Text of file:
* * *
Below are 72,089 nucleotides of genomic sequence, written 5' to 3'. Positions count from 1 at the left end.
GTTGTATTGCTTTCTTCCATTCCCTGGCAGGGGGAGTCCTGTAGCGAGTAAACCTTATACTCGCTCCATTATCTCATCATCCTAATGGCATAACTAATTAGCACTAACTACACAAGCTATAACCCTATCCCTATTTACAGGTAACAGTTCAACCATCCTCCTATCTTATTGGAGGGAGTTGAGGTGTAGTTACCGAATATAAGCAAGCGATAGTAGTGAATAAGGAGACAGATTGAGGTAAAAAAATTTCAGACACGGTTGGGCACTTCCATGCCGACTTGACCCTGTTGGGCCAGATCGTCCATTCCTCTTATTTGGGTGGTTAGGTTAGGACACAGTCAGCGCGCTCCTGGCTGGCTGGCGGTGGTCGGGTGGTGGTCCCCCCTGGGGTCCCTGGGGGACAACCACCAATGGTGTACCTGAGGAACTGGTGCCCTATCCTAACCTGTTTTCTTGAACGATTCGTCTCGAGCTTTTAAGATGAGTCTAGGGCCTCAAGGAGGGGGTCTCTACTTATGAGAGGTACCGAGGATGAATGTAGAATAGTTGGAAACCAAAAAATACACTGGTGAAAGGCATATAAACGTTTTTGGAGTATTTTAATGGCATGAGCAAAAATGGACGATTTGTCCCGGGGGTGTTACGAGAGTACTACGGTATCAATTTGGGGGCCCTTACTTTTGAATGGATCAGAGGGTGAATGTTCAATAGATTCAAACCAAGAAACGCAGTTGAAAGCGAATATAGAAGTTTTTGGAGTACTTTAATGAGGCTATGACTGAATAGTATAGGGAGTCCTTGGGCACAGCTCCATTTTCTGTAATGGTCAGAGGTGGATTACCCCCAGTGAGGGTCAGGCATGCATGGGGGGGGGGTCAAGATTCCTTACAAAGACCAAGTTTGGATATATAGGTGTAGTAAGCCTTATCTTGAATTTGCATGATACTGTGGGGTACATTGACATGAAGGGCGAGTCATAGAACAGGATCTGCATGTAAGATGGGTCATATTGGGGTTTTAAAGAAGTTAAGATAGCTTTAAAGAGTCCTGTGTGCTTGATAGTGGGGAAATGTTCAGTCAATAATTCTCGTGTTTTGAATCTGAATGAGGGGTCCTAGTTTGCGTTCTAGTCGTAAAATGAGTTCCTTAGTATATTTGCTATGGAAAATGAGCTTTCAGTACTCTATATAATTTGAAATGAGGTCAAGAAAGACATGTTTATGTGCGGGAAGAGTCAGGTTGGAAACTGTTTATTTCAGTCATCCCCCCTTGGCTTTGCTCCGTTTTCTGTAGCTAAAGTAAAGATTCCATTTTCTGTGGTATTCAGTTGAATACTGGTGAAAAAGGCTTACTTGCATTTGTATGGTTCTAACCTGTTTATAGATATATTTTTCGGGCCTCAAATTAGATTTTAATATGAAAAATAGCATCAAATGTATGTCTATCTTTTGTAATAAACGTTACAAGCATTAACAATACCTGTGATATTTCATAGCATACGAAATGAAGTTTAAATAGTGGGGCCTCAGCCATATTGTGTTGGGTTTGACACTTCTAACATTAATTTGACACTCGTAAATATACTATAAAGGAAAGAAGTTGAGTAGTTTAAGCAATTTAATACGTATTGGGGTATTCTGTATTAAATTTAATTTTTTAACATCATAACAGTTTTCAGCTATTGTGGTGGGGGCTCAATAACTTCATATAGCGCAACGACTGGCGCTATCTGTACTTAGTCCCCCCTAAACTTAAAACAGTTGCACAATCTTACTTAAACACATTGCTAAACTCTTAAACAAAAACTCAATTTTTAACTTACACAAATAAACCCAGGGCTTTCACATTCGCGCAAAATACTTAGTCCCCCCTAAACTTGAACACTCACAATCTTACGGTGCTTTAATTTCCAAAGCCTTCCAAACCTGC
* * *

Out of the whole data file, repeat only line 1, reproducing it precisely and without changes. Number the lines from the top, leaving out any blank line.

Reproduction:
Below are 72,089 nucleotides of genomic sequence, written 5' to 3'. Positions count from 1 at the left end.